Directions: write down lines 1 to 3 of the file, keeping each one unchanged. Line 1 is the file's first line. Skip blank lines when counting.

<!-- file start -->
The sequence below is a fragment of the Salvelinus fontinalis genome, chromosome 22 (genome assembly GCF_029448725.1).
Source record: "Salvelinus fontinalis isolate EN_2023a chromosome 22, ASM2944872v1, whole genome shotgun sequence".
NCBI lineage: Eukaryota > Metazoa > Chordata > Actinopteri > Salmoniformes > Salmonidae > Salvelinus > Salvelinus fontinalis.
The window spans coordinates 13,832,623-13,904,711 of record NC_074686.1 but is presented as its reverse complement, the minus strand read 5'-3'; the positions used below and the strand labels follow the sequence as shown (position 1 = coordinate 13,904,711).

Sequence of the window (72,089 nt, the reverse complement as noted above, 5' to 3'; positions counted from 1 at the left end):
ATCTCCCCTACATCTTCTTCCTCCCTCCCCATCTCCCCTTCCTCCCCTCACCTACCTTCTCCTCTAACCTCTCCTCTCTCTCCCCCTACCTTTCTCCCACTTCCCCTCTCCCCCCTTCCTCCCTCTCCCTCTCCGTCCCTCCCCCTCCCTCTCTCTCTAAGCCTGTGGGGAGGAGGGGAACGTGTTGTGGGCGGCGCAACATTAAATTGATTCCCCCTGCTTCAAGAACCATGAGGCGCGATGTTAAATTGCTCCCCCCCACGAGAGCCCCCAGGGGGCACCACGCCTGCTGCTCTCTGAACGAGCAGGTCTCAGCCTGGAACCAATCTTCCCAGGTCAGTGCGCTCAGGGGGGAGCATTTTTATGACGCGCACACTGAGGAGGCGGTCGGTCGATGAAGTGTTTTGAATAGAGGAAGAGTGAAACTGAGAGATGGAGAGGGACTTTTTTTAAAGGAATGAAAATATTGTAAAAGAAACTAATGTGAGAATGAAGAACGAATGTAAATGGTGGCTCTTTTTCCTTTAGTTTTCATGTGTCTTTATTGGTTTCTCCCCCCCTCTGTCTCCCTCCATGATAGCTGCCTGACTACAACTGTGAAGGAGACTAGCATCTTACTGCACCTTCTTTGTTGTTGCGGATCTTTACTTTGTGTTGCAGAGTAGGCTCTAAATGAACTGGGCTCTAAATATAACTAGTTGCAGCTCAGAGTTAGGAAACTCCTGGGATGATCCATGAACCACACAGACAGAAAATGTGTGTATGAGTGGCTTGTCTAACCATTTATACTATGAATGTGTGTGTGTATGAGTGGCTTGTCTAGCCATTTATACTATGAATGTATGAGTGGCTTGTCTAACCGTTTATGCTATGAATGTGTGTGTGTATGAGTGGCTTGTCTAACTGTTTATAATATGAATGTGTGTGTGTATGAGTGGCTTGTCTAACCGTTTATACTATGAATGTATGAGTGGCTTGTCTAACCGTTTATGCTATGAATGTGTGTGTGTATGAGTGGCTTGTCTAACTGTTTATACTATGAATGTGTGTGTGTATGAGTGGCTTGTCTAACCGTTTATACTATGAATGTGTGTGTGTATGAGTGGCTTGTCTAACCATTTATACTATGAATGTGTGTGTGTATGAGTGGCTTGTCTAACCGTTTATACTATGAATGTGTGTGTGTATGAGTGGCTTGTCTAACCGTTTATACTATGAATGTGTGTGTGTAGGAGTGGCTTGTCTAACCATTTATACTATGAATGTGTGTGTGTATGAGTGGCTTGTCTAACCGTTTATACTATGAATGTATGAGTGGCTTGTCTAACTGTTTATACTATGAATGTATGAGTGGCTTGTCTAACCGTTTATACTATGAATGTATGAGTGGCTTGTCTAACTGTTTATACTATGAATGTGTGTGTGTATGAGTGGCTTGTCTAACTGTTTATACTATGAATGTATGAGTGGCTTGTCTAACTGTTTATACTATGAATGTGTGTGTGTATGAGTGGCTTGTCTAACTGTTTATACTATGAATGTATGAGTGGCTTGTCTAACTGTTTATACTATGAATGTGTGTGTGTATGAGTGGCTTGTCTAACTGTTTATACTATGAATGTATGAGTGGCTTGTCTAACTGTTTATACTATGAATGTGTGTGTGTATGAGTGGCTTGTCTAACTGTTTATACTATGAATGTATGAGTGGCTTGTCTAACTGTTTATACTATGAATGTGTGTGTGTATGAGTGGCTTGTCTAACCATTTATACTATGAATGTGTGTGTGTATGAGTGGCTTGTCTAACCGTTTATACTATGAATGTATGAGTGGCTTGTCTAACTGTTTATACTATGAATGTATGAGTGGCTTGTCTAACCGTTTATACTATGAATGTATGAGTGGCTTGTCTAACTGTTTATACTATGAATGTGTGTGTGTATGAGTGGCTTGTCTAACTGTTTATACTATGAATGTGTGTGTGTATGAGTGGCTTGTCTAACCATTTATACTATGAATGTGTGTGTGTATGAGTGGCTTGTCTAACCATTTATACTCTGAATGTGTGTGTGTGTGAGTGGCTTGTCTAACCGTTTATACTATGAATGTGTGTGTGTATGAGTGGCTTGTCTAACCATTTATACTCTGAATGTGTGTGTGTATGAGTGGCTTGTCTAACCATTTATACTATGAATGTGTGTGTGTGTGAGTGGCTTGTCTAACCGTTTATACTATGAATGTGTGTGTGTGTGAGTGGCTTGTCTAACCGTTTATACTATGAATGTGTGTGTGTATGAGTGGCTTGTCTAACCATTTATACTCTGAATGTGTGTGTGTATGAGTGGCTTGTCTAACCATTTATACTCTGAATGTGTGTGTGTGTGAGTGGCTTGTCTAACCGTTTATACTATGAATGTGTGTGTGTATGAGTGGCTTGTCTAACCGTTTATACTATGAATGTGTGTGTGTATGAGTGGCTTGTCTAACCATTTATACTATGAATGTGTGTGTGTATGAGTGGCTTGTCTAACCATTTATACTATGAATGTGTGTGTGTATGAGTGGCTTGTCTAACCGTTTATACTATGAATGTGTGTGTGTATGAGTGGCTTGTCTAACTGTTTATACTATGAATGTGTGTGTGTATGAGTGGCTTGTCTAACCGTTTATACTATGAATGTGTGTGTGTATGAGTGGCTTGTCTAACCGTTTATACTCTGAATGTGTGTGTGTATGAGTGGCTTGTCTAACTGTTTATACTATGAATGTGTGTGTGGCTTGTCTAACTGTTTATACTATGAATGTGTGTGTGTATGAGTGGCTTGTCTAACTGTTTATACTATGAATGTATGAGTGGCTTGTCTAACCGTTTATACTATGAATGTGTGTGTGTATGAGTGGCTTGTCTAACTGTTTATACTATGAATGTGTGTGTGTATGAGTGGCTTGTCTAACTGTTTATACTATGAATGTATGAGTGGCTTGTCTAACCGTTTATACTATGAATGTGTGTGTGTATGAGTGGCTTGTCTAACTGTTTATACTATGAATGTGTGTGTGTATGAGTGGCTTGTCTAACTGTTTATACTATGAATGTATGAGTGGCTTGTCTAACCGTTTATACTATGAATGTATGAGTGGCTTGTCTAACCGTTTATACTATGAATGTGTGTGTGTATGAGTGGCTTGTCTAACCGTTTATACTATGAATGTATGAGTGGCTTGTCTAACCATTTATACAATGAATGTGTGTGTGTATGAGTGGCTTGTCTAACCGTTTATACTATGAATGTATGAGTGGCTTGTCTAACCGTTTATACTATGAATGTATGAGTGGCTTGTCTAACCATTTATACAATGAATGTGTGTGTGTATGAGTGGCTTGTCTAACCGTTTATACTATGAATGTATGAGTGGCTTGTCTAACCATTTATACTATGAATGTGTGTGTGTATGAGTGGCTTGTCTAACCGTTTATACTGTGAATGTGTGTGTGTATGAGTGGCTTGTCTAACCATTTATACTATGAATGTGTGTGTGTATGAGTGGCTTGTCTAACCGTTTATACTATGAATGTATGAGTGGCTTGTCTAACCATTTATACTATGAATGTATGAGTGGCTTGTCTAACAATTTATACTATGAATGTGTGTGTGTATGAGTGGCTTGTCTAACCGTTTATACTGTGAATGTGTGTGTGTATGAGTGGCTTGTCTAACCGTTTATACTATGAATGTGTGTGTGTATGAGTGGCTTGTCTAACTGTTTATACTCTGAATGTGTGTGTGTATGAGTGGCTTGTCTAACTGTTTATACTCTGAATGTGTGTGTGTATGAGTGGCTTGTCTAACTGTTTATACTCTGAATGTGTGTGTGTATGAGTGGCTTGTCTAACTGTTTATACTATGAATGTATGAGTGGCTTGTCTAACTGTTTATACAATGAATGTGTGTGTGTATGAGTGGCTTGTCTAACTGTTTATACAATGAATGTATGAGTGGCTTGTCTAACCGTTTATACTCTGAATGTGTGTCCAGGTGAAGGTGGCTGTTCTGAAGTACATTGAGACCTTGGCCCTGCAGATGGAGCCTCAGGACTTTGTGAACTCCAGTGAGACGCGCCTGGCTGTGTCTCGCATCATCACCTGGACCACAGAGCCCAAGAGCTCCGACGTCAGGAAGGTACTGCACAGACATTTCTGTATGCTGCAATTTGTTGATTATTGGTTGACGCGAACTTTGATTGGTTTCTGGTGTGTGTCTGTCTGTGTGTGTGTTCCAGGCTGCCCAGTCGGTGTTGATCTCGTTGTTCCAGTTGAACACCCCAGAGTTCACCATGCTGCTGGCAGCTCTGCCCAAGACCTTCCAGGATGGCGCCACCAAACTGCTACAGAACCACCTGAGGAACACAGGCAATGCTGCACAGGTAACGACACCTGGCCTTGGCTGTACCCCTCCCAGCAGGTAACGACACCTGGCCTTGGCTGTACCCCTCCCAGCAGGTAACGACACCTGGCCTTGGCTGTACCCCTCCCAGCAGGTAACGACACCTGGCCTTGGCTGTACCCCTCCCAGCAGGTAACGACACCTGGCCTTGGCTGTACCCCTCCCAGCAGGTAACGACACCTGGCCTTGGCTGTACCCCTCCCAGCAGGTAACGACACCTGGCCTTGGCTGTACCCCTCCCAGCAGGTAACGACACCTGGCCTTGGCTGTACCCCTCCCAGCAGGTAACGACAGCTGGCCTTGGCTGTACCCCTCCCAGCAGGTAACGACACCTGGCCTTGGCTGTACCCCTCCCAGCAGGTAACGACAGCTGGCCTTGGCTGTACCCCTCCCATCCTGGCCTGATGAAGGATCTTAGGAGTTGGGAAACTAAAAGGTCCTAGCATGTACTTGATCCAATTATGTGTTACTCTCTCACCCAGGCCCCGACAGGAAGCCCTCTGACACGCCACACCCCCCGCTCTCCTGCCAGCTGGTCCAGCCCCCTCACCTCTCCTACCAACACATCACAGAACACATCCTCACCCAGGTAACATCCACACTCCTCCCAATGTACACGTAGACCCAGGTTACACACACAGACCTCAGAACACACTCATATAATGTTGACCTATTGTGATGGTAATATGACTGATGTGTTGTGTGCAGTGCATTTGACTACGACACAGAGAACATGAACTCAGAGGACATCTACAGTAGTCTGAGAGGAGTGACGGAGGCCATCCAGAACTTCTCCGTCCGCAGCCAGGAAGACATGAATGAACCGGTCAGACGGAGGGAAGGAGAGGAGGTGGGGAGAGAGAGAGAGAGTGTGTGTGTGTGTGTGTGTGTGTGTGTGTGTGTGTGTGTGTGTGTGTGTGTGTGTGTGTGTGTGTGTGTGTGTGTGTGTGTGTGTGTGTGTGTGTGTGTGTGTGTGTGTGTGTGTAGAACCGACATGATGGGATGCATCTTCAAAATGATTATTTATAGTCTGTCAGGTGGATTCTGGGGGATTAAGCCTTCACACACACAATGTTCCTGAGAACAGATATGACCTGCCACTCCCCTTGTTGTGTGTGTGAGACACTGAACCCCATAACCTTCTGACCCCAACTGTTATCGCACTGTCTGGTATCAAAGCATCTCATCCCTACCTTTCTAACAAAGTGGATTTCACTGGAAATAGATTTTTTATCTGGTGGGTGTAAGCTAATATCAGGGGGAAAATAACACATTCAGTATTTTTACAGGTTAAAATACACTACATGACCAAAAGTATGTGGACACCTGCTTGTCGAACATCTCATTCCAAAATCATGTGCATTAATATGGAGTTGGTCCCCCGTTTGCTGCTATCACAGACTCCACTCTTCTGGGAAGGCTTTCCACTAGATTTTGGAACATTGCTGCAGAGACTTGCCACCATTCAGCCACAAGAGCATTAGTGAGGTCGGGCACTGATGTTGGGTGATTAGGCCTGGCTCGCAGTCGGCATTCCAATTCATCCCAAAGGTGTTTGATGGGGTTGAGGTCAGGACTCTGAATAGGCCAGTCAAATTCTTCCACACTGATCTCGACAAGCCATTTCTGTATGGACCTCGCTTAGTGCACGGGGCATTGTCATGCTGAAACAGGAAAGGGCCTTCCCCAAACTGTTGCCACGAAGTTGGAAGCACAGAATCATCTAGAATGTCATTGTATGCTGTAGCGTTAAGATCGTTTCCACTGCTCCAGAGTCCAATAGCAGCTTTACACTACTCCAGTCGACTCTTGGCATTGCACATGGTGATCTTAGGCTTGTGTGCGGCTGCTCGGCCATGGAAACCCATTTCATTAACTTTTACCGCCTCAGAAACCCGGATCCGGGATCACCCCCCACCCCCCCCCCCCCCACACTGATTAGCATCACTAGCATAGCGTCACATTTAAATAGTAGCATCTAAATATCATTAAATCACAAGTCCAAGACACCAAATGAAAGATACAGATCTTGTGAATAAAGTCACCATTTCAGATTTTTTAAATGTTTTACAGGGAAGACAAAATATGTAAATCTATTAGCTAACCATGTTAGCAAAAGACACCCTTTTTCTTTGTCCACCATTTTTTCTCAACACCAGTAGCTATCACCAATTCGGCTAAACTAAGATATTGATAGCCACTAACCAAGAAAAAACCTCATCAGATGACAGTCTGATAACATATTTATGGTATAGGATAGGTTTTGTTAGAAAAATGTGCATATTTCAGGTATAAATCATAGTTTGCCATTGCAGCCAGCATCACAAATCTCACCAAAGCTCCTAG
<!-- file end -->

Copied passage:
The sequence below is a fragment of the Salvelinus fontinalis genome, chromosome 22 (genome assembly GCF_029448725.1).
Source record: "Salvelinus fontinalis isolate EN_2023a chromosome 22, ASM2944872v1, whole genome shotgun sequence".
NCBI lineage: Eukaryota > Metazoa > Chordata > Actinopteri > Salmoniformes > Salmonidae > Salvelinus > Salvelinus fontinalis.